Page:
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Legal Scholar Tackles Sexual Misconduct Policies

By Grace Hitzeman

Gill Gualtieri ’12 presented her Summer Legal Scholars research project on college sexual misconduct policies on Friday, Oct. 14 to the Kenyon Athletic Center theatre. Gualtieri’s project was entitled “Writing Sexual Misconduct: Articulation, Enforcement, and Revision Pattern for Sexual Misconduct Policies at GLCA Institutions as Related to State Laws.” The College is a member of the GLCA (Great Lakes Colleges Association) and its sexual misconduct policy is due for review by the Campus Senate this year.

“In March, Yale University was experiencing an investigation by the Office for Civil Rights [OCR] for failing to address a hostile environment,” Gualtieri said. “The game completely changed.

“[Sexual misconduct] policies serve a dual purpose of protecting students in the specific social environment they serve and keeping colleges legal in terms of institutional liability.”

Colleges consult the Cleary Act and the Office of Civil Rights when writing sexual misconduct policies. They must submit a report of crime statistics to the department of education, and they have to keep a crime log. The Cleary Act gives sexual assault victims a bill of rights, which is often replicated in college policies. Most importantly, Gualtieri said, “OCR emphasizes that if anything is reported, you have to investigate.”

Gualtieri also referenced a “hook-up culture.” “The ambiguity of the hook-up culture leads to a culture of silence,” she said, but “policies rely on reporting.” The 2000 National College Women’s Victimization survey found that one in five college women will experience completed or attempted sexual assault during her undergraduate years, but only 5 percent of these assaults were reported.

“Alcohol plays a big role in the hook-up script,” Gualtieri said. “There are huge social ramifications, especially at small colleges where ambiguity is nearly impossible for reporting an issue of sexual misconduct,” she added.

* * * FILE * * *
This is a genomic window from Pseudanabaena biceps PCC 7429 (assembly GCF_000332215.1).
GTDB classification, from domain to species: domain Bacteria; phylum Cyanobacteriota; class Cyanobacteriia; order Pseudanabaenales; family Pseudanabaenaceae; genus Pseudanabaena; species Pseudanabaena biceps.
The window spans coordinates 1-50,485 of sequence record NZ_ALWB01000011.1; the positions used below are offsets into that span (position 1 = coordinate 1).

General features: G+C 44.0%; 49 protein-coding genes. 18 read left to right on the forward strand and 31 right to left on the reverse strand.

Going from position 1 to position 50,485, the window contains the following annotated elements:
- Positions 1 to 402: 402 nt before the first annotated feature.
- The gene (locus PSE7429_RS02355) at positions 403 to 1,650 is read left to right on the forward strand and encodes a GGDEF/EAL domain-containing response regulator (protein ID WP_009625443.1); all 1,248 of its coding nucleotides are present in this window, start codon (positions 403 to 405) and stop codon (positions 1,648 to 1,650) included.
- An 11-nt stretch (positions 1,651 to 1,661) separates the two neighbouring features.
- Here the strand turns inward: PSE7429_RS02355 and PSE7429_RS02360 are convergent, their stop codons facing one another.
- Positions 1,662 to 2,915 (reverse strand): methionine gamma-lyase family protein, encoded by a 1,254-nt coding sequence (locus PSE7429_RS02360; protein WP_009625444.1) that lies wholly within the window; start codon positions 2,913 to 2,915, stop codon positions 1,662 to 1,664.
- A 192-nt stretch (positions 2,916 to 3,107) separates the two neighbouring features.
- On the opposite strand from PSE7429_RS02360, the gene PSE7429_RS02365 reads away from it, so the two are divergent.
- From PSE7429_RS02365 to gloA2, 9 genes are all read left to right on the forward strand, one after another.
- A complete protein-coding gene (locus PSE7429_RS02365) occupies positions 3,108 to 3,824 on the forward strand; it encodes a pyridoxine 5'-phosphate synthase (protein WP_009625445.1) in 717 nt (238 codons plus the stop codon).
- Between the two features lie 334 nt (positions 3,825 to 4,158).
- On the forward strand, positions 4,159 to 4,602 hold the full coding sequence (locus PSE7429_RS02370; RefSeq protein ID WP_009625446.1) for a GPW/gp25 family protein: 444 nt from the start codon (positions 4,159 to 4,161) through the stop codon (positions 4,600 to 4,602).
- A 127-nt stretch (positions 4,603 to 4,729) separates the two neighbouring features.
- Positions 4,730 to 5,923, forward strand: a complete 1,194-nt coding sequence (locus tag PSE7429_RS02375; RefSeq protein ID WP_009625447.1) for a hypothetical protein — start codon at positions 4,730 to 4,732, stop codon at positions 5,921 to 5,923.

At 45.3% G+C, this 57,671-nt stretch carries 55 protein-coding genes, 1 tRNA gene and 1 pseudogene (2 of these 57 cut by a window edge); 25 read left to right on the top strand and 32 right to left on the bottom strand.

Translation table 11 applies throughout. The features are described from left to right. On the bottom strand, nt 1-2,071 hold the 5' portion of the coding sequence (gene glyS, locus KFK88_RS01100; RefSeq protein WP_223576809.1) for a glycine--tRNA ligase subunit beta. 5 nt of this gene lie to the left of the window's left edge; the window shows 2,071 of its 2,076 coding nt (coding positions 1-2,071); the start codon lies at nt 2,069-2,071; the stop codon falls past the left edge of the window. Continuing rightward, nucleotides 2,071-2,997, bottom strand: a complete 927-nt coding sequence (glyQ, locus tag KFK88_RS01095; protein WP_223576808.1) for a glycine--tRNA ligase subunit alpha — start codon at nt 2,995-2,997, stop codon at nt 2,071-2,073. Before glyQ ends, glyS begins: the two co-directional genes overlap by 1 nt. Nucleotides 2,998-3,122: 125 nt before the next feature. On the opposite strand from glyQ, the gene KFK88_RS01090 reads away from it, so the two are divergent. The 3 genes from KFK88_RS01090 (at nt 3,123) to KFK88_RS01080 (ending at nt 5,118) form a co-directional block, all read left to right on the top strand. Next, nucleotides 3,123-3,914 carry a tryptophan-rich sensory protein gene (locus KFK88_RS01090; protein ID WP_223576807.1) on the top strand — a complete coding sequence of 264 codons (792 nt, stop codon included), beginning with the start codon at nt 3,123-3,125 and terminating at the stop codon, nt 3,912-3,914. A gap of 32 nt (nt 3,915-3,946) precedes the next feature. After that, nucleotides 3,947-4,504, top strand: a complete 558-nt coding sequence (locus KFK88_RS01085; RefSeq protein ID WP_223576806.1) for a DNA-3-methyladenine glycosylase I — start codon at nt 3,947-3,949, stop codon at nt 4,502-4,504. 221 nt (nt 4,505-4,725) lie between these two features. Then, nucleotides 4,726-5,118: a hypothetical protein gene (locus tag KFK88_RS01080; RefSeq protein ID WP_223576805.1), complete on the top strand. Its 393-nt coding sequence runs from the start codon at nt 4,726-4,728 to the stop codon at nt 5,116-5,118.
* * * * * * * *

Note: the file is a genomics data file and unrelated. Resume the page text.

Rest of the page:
The idea of consent is part of most policies. “Some schools have very explicit ideas of what consent is … but there was no pattern of defining consent for all the colleges,” Gualtieri said.

During the process of writing a policy, “administrators are grappling with this tension between legal factors and social factors,” Gualtieri said. “The Office of Civil Rights requires that every single report of sexual misconduct that is presented to an administrative office … must be investigated.”

Administrators also grapple with gossip. “One of the major frustrations voiced by administrators is the rumor mill, especially at small college campuses,” Gualtieri said.

Kenyon began reviewing its sexual misconduct policy this year, and Gualtieri is serving on the board to perform this task. “I think that in terms of Kenyon’s policies, these Office for Civil Rights investigations and regulations are going to have to potentially be amended into the policy,” she said. “Right now, we have this mediation element of our policy, which under current OCR … standards can’t happen anymore. You can’t mediate a violent crime.

“Mediation means that if sexual assault were to occur and the student goes to report it, a student can say, ‘I don’t want to start an investigation. … I want to talk to this person in a structured way,'” Gualtieri said.

Kenyon’s mediation option is still available, but administrators plan to alert any interested students of its possible problems.

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